The President calls for an end to this vice laments that, “many areas of Eastern Uganda now experience frequent flash floods which have become more severe and destructive because there are no wetlands to hold back the massive overland flow characteristic of many rainfall events.”
Manifold causes of diminishing mudfish
Environmental experts say if the current rate of wetlands degradation in Ugandan is not halted, several creatures that inhabit swamps and wetlands could vanish in a few decades. Wetlands do not only absorb and store excess water but also act as habitants for several creatures including various types of fish and birds.
But in Uganda, over the years, hundreds of acres of wetlands in Uganda have been degraded for human activities including settlement, cultivation, animal keeping and sand mining.
According to volume II of the National Wetlands Atlas, two percent of Uganda’s wetlands are lost annually. This, according to the atlas, is about 751.7 square kilometres nationwide.
Many benefits from wetlands like grass for mulching will be no more if the current rate of wetlands degradation does not stop. (Credit: Cliff Abenaitwe)
What is worrying, according to Apollo Mbabazi- an environmentalist and a public health don at Bishop Stuart University in Mbarara is that destruction and draining of wetlands affects their ecology. And this, as he explains affects the wetlands and all creatures that depend on them including human beings who are the lead degraders.
“When wetlands are degraded, the water reduces. This affects aquatic life as micro-organisms which are food for mudfish like earthworms will either die or be washed. The mudfish can also be swept by the fast flowing floods ,” Mbabazi explains adding that, “with the current rate of wetlands degradation, mudfish might be no more in about five years and this will deprive thousands in the country of a lucrative economic activity.”
In Mbabazi’s view, the degradation of wetlands is not only detrimental to fishing but also to the crafts making industry, herbal medicine, farmers that rely on wetlands for mulches as well as the climate.
Jeconious Musingwire an environment scientist with the National Environmental Management Authority attributes the decrease in mudfish population in the region to a number of factors including wetlands degradation.
“Wetland degradation to a greater extent is responsible for this scenario but also factors like uncontrolled fishing leading to capturing of immature mudfish has contributed to reduction of stock in wetlands,” Musingwire explains.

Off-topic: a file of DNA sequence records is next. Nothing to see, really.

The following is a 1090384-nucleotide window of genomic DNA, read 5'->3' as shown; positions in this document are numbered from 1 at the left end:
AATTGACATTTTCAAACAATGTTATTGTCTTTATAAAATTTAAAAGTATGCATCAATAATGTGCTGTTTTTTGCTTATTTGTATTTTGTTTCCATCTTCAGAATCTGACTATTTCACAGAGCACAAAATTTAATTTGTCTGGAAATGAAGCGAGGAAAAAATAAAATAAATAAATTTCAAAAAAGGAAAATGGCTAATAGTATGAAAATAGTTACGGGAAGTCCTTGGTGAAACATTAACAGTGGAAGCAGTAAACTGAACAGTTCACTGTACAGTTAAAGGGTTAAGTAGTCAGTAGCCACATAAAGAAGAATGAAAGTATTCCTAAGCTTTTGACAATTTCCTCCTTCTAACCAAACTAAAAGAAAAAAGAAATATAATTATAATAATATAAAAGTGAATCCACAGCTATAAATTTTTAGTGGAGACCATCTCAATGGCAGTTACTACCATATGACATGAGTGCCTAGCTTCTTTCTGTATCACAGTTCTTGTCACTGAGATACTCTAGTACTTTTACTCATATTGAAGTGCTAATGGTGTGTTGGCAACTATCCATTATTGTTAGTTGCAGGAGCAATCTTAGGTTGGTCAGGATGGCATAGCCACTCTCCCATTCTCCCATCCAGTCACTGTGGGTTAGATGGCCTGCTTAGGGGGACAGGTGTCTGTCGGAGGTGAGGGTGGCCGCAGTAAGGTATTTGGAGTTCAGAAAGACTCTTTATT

He laments that this case is now common in the many districts of Western Uganda where wetlands are facing the wrath of human activities.
“When you drain a wetland, you reduce the mud in it and this is where mudfish breed from, feed from and survive from. Also, encroachment leads to water running fast through the wetland and mudfish does not stay in such water,” explains Musingwire further adding that the current trend of people catching mudfish to use in farming and fishing of bigger fish such as Nile Perch must stop.
A call for conservation
The way out of this predicament is enforcing the restoration of wetlands in all areas. The natural ecosystem of a wetland has enough food and nutrients for all species to flourish and multiply. Certainly, the mudfish population will increase again but also the benefits that accrue from wetlands will come again.
And for this to happen, Musingwire agitates for sensitization of all people on the benefits of wetlands, educating the fishing community about the dangers of activities like wetland encroachment and indiscriminate fishing as well as improved government funding of wetland restoration activities in the country.
Likewise Arthur Bainomugisha, the Executive Director Advocates Coalition for Development and Environment (ACODE) is rooting for more environmental conservation but also advocates for a strong legal framework on this. “The way we have destroyed the environment and the changing nature of the environment needs a strong law that is restorative but also punitive. People must be punished for committing environmental crimes,” Bainomugisha elaborates.
This story about mudfish on the path of extinction was made possible with support from InfoNile and Internews'Earth Journalism Network